Chicago, IL – Attorney General Kwame Raoul, as part of a bipartisan group of attorneys general, recently announced an agreement in principle with opioid manufacturer Teva that would provide up to $4.25 billion in total funding and resources to participating states and local governments to assist in battling the opioid epidemic. While key details of the settlement remain the subject of ongoing negotiations, Teva disclosed the financial terms in a recent earnings announcement.
“Key to our continuing efforts to address the opioid epidemic in Illinois is advocating for resources to help our state remediate the devastation caused by the opioid epidemic,” Raoul said. “Since taking office, I have worked to secure resources our communities need to address this epidemic head-on while also holding companies responsible for their roles in the crisis. I will continue to work across state lines and on a bipartisan basis to help Illinois remediate and recover from the opioid crisis.”
According to Raoul and the coalition, Teva promoted potent, rapid-onset fentanyl products for use by non-cancer patients, deceptively marketed opioids by downplaying the risk of addiction and overstating their benefits. In fact, Raoul and the coalition said Teva encouraged the idea that signs of addiction are actually “pseudoaddiction,” which should be treated by prescribing more opioids. The coalition also said Teva failed to comply with suspicious order monitoring requirements along with its distributor, Anda.
Teva manufactures the branded fentanyl products Actiq and Fentora, as well as generic opioids including oxycodone.
Under the preliminary agreement Teva would pay a maximum of $4.25 billion in cash over 13 years. This amount includes settlements the company has already agreed to with individual states, funds for participating states and subdivisions, and $240 million in cash in lieu of product. As part of the financial terms, Teva will provide states with either up to $1.2 billion worth of generic naloxone (valued at wholesale acquisition cost) over a 10-year period or $240 million in cash in lieu of the product, depending on what each state’s selects. Naloxone is an emergency drug used to treat opioid overdoses.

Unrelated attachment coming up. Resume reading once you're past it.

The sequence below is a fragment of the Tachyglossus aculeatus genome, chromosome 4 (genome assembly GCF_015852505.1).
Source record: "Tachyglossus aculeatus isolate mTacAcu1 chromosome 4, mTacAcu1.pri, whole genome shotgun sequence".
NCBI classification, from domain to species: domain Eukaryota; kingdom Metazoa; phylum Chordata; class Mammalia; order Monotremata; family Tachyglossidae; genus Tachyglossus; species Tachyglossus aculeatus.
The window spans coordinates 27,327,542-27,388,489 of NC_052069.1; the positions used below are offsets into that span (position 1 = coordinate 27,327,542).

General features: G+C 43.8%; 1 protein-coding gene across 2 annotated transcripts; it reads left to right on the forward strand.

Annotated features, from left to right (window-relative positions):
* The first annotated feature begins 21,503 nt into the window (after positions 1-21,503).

A final settlement remains contingent on agreement on critical business practice changes and transparency requirements.
The negotiations with Teva are being led by Attorney General Raoul with the attorneys general of California, Iowa, Massachusetts, New York, North Carolina, Pennsylvania, Tennessee, Texas, Vermont, Virginia and Wisconsin. While New York is among the 12 states that negotiated this proposed settlement framework, Teva and New York are still engaged in further negotiations.
The announcement is part of Attorney General Raoul’s ongoing efforts to combat the opioid epidemic and hold accountable companies whose deceptive practices have increased opioid prescriptions at the expense of public health. Earlier this year, Raoul’s office negotiated the Illinois Opioid Allocation Agreement. The agreement is intended to ensure the approximately $760 million Illinois will receive through the historic national $26 billion opioid settlement agreement with the nation’s three major pharmaceutical distributors and Johnson & Johnson are allocated equitably to counties and municipalities. The majority of Illinois’ money will go to the Illinois Remediation Fund to be used for abatement programs throughout the state.
Source: IL AG’s Office